[cryptography] Why anon-DH is less damaging than current browser PKI (a rant in five paragraphs)

ianG iang at iang.org
Tue Jan 8 08:20:30 EST 2013

On 8/01/13 15:16 PM, Adam Back wrote:
> IMO it is very bad practice that a number of banks use a domain that does
> not match the main domain and brand for the login.  I have seen multiple
> examples of what James mentioned.  For example www.natwest.com it does not
> redirect to HTTPS, further when you click on login, it goes to
> https://www.nwolb.com, and further chrome's green certifcate info field
> shown to the left of the URL says "The Royal Bank of Scotland Group Plc
> [GB]".

I love this - everyone has a story about how their bank is just totally 

My bank is called CBA.  It sold me a "safe" worldwide credit card 
replacement thing which required a registration.  I went onto the CBA 
webpage to find the page to do the registration, and found a link on a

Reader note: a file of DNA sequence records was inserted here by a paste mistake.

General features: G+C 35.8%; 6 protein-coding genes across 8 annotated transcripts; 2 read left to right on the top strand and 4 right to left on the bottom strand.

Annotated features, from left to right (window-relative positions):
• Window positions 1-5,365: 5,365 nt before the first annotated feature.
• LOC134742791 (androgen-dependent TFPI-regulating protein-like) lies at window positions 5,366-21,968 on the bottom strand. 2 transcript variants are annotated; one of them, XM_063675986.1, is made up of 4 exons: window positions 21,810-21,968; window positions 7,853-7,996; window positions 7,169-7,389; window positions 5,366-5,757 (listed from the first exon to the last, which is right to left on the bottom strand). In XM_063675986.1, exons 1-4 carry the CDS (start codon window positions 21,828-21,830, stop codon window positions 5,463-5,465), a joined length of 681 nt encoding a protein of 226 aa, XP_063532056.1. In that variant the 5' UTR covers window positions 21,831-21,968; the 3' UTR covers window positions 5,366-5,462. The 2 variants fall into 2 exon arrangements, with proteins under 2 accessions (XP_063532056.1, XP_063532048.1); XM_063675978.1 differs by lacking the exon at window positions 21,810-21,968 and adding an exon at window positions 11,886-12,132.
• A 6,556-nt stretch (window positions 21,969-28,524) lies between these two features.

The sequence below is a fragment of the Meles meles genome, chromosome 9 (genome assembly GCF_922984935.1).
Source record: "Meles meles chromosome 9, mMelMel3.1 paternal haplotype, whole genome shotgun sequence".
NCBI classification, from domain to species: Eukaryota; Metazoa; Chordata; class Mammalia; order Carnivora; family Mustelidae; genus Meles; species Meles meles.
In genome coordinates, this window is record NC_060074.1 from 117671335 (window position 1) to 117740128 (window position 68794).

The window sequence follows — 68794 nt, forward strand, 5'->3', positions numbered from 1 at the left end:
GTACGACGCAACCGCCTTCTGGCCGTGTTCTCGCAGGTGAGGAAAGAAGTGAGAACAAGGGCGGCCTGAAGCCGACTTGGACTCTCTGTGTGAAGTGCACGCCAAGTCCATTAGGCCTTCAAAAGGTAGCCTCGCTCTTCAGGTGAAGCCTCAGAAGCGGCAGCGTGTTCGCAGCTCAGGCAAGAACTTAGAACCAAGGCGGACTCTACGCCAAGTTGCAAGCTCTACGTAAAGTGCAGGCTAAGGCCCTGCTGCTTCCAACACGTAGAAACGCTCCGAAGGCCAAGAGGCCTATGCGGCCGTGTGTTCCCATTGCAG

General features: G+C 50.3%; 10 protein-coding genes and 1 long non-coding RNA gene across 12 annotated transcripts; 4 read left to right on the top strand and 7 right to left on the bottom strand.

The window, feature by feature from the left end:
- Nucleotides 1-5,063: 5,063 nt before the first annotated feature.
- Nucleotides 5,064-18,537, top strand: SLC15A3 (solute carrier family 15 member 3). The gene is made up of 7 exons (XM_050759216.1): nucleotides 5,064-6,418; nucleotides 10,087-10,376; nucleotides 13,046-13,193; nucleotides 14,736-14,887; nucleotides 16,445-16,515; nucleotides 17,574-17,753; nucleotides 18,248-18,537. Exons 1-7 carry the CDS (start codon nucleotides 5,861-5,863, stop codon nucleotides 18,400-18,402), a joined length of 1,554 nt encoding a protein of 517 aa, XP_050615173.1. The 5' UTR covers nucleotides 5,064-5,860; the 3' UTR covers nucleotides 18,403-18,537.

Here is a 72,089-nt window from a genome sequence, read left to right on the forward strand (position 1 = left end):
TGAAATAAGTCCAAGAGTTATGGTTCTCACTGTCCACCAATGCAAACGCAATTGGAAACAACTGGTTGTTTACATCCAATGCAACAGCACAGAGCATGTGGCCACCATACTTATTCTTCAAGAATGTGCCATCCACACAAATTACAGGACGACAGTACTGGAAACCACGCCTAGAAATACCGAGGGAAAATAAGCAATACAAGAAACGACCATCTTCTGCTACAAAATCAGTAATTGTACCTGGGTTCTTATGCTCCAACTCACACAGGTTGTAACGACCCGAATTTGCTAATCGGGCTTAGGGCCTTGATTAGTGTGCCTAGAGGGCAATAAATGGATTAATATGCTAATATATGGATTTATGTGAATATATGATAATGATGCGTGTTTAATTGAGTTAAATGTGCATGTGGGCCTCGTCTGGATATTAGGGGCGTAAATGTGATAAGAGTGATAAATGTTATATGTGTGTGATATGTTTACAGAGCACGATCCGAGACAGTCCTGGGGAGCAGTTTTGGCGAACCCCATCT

random unprotected non-SSL page, to somewhere else.

That took me to some random thing like internationalmoney.com.  I phoned 
up the bank to complain and check ... they guy looked at the page and 
said, "sure, that's it!"  Reading from the same webpage.  I said "you 
are training your users to be phished" and he didn't even get flustered.

Whatever this domain was, I did the traceroute and whois and found that 
the whole thing was a totally independent outsourced organisation 
outside CBA's country.  As it turns out, it was outsourced to HP's cloud 
operation in California.

On the same day, I read an article in the major newspaper from the IT 
director of the bank saying they would never ever outsource customers' 
data outside the bank.

So.  Totally hopeless.  A recipe for disaster.

Obviously we cannot fix this.  But what we can do is decide who is 
responsible, and decide how to make them carry that responsibility.

Hence the question.  Who is responsible for phishing?

Vendor?  CA?  User?  Bank?  SSL techies?


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